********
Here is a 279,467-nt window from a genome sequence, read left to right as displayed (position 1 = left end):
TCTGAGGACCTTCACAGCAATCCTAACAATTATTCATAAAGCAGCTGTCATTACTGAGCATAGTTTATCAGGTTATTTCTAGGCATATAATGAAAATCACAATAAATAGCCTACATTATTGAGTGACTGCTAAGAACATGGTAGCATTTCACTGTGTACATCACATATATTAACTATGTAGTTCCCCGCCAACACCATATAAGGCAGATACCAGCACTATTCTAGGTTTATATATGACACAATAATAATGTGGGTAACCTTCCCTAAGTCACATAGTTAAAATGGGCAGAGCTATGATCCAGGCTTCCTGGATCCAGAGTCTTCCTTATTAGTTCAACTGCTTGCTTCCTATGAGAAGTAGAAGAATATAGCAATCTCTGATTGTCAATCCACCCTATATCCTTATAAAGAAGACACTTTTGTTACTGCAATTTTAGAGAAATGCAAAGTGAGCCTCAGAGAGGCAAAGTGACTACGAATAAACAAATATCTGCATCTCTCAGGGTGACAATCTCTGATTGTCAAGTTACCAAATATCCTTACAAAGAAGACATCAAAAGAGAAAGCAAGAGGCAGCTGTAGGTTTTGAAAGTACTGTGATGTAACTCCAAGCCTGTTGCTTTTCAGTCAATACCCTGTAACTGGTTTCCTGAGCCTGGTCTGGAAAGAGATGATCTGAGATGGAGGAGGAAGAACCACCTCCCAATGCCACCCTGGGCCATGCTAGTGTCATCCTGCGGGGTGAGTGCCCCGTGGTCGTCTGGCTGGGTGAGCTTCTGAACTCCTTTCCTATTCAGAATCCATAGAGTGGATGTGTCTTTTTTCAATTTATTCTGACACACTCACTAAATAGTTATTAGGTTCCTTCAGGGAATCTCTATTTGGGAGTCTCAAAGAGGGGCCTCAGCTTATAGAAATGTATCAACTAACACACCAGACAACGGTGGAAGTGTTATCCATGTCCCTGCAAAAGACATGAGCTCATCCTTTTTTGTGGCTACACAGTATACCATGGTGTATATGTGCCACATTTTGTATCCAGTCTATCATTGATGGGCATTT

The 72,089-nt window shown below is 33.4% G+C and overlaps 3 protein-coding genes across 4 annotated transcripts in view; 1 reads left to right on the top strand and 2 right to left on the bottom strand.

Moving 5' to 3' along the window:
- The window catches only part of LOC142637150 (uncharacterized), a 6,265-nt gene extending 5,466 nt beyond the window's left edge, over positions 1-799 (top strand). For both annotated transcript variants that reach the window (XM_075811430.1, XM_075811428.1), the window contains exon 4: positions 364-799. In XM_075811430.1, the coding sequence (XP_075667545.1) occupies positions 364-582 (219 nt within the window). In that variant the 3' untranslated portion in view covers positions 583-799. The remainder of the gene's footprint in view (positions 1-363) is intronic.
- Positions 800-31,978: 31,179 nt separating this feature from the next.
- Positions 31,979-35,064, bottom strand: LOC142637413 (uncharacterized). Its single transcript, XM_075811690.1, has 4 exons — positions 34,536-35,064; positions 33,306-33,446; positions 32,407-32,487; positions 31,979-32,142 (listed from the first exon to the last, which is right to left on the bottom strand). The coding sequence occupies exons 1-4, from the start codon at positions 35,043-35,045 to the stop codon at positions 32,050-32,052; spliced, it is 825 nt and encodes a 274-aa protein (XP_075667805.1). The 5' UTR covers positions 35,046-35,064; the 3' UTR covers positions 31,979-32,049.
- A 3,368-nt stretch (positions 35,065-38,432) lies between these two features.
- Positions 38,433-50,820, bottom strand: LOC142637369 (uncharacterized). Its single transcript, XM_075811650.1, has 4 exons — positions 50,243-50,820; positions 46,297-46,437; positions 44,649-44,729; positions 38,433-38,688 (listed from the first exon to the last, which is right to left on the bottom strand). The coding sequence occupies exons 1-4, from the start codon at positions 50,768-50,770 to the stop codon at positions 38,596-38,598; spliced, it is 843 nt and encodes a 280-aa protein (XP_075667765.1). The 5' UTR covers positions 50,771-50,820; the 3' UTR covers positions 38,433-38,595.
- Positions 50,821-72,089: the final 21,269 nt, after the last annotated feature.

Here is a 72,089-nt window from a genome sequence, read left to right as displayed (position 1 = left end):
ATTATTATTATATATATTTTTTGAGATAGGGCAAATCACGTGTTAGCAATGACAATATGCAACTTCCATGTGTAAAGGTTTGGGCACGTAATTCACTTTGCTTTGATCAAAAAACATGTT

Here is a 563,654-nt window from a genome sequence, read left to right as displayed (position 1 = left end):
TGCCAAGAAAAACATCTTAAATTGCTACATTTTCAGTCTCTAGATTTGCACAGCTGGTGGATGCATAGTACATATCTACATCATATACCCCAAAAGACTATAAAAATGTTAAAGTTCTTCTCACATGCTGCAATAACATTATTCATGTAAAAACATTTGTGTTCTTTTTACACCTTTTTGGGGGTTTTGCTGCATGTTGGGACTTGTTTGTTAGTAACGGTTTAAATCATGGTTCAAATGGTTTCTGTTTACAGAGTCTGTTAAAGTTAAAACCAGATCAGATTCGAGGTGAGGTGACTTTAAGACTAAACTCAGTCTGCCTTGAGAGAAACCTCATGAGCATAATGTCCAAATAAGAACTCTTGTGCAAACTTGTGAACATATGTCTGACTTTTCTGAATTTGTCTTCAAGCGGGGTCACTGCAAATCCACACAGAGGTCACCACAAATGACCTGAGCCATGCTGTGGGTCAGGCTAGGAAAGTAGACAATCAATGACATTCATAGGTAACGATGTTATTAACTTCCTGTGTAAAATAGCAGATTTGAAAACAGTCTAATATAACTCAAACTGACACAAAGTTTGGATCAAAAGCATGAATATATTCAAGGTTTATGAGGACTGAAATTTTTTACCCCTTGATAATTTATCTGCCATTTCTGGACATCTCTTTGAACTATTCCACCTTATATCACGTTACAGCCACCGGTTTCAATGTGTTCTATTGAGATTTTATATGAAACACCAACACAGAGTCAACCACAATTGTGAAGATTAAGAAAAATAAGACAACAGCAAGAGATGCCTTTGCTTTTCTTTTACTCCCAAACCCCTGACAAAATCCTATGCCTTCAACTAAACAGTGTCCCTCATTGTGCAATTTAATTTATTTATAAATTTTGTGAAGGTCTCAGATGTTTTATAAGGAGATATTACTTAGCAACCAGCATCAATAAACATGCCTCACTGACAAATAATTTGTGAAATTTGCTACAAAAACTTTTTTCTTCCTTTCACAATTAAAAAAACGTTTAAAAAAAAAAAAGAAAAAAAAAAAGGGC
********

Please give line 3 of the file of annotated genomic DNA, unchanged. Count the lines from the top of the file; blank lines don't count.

The 72,089-nt window shown below is 33.4% G+C and overlaps 3 protein-coding genes across 4 annotated transcripts in view; 1 reads left to right on the top strand and 2 right to left on the bottom strand.